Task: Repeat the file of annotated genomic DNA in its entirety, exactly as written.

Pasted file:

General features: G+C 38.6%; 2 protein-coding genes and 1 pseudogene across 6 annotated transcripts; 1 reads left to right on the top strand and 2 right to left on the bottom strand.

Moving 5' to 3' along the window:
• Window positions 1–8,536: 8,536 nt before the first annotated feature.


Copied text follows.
General features: G+C 38.6%; 2 protein-coding genes and 1 pseudogene across 6 annotated transcripts; 1 reads left to right on the top strand and 2 right to left on the bottom strand.

Moving 5' to 3' along the window:
• Window positions 1–8,536: 8,536 nt before the first annotated feature.